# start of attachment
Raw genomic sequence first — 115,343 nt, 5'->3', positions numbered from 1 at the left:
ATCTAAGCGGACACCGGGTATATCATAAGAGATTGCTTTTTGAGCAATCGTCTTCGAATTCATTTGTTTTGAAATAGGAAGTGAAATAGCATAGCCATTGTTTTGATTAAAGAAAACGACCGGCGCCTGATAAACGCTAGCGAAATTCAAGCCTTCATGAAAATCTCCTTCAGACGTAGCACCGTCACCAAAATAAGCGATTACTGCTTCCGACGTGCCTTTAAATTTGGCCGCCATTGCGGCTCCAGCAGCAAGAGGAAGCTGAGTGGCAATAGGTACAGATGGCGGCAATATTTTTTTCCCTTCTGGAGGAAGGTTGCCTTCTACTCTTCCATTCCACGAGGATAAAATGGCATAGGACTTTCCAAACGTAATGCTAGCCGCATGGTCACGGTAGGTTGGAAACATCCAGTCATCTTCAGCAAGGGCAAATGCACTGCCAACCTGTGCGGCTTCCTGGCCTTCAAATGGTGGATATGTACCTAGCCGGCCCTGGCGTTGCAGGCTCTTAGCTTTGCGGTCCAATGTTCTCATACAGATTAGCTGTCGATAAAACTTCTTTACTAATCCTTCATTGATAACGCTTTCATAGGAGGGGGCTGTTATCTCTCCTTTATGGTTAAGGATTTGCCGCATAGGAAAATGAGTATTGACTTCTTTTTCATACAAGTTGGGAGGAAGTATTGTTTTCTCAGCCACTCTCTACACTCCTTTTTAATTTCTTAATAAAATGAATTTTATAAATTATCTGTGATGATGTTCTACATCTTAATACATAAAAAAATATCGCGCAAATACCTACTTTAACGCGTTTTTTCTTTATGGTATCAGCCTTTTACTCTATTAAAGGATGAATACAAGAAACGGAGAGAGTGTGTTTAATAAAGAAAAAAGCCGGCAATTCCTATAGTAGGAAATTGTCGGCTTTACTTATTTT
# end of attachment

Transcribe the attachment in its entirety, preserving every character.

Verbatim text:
Raw genomic sequence first — 115,343 nt, 5'->3', positions numbered from 1 at the left:
ATCTAAGCGGACACCGGGTATATCATAAGAGATTGCTTTTTGAGCAATCGTCTTCGAATTCATTTGTTTTGAAATAGGAAGTGAAATAGCATAGCCATTGTTTTGATTAAAGAAAACGACCGGCGCCTGATAAACGCTAGCGAAATTCAAGCCTTCATGAAAATCTCCTTCAGACGTAGCACCGTCACCAAAATAAGCGATTACTGCTTCCGACGTGCCTTTAAATTTGGCCGCCATTGCGGCTCCAGCAGCAAGAGGAAGCTGAGTGGCAATAGGTACAGATGGCGGCAATATTTTTTTCCCTTCTGGAGGAAGGTTGCCTTCTACTCTTCCATTCCACGAGGATAAAATGGCATAGGACTTTCCAAACGTAATGCTAGCCGCATGGTCACGGTAGGTTGGAAACATCCAGTCATCTTCAGCAAGGGCAAATGCACTGCCAACCTGTGCGGCTTCCTGGCCTTCAAATGGTGGATATGTACCTAGCCGGCCCTGGCGTTGCAGGCTCTTAGCTTTGCGGTCCAATGTTCTCATACAGATTAGCTGTCGATAAAACTTCTTTACTAATCCTTCATTGATAACGCTTTCATAGGAGGGGGCTGTTATCTCTCCTTTATGGTTAAGGATTTGCCGCATAGGAAAATGAGTATTGACTTCTTTTTCATACAAGTTGGGAGGAAGTATTGTTTTCTCAGCCACTCTCTACACTCCTTTTTAATTTCTTAATAAAATGAATTTTATAAATTATCTGTGATGATGTTCTACATCTTAATACATAAAAAAATATCGCGCAAATACCTACTTTAACGCGTTTTTTCTTTATGGTATCAGCCTTTTACTCTATTAAAGGATGAATACAAGAAACGGAGAGAGTGTGTTTAATAAAGAAAAAAGCCGGCAATTCCTATAGTAGGAAATTGTCGGCTTTACTTATTTT